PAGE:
Monday, 28 September 2015


Usually the notion of ‘schools’ of writers is a mere hermeneutic construct, invented by critics, who bunch together a load of writers who have probably never met each other or even read their stuff. The ‘Oulipo’ bunch however is self-consciously a school: they meet — usually in France, the home of pretentious intellectual bullshit — compare notes, and invent difficulties for themselves, like those other loonies who, say, decide to carry a refrigerator to every pub in Ireland and then write a book about it. Oulipians (if that’s the word) typically like to write texts that leave out a particular letter of the alphabet. In many European languages, ‘e’ is the most common letter, so writing a text that avoids that letter is a virtuoso Oulipian work. There are even translators who take such texts and put them into other languages, following the same arbitrary and artificial constraints.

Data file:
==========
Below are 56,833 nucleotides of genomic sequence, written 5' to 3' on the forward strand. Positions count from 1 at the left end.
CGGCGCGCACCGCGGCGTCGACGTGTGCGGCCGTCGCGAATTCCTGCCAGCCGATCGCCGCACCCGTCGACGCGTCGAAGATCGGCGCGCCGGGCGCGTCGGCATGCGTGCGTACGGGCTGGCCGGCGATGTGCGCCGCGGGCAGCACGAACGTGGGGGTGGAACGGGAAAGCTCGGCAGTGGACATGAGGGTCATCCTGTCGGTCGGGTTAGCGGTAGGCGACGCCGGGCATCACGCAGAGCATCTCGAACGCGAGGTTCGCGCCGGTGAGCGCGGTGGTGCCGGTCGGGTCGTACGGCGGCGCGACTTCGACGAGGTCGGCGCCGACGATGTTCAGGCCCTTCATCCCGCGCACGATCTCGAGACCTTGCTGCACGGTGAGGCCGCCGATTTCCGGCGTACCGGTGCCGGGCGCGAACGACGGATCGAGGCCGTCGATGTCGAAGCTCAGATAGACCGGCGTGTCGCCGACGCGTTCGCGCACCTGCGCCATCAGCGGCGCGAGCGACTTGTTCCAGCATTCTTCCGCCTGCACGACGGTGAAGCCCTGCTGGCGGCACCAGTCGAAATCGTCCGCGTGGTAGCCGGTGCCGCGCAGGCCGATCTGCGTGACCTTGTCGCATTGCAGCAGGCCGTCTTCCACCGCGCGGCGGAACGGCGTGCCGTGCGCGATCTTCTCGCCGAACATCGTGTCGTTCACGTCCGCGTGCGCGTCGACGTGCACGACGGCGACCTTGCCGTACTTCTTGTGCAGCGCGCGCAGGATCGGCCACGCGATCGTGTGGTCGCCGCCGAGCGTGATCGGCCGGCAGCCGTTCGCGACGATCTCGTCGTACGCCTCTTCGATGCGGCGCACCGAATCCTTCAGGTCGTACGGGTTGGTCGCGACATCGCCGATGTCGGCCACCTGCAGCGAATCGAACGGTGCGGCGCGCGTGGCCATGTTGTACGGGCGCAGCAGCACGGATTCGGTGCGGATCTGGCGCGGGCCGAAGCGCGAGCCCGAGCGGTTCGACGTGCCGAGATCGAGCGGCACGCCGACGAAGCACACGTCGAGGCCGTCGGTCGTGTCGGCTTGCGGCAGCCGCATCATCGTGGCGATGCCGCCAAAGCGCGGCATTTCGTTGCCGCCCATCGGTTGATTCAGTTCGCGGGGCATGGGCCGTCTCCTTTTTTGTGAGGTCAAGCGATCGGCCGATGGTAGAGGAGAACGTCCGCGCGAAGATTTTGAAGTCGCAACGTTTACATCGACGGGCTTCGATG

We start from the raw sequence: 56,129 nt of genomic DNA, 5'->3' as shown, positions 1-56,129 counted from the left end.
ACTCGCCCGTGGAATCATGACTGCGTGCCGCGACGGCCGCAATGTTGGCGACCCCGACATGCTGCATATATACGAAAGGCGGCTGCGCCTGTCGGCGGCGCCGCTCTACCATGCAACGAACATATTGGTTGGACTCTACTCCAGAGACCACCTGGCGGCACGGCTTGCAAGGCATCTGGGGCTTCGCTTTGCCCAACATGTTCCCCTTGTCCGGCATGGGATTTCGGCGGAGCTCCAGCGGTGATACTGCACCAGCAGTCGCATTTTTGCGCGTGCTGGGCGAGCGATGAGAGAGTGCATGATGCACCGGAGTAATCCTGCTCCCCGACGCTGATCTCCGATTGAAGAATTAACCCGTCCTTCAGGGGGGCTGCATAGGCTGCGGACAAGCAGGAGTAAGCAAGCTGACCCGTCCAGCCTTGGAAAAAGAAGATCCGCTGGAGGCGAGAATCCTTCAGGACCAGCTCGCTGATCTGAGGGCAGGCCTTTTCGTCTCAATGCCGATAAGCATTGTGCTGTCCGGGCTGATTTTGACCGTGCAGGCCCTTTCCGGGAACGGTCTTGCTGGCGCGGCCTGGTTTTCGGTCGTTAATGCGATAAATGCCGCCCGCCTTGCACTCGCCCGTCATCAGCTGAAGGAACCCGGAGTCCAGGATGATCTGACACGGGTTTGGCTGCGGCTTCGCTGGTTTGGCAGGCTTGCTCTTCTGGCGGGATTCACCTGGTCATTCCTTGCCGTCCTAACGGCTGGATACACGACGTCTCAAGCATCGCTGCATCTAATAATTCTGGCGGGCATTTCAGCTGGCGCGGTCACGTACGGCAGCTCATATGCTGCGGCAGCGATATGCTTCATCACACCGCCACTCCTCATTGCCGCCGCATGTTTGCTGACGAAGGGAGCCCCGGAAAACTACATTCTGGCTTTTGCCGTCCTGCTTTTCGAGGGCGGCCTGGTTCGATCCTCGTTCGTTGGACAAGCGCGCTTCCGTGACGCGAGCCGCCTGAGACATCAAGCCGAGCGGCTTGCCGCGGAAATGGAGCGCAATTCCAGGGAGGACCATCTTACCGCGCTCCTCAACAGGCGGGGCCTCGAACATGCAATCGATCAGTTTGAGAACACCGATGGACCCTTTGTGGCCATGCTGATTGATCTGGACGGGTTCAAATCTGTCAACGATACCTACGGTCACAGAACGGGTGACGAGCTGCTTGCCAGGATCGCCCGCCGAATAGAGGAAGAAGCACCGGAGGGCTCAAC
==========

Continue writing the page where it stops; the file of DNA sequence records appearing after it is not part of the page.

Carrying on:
It’s all frightfully clever, pointless, and above all modern. So how about the following, published anonymously and without fanfare in, I think, about 1883?


A jovial swain should not complain

Of any buxom fair

Who mocks his pain and thinks it gain
To quiz his awkward air.

Quixotic boys who look for joys,

Quixotic hazards run;

A lass annoys with trivial toys,

Opposing man for fun.

A jovial swain may rack his brain,

And tax his fancy's might;

To quiz is vain, for 'tis most plain

That what I say is right.


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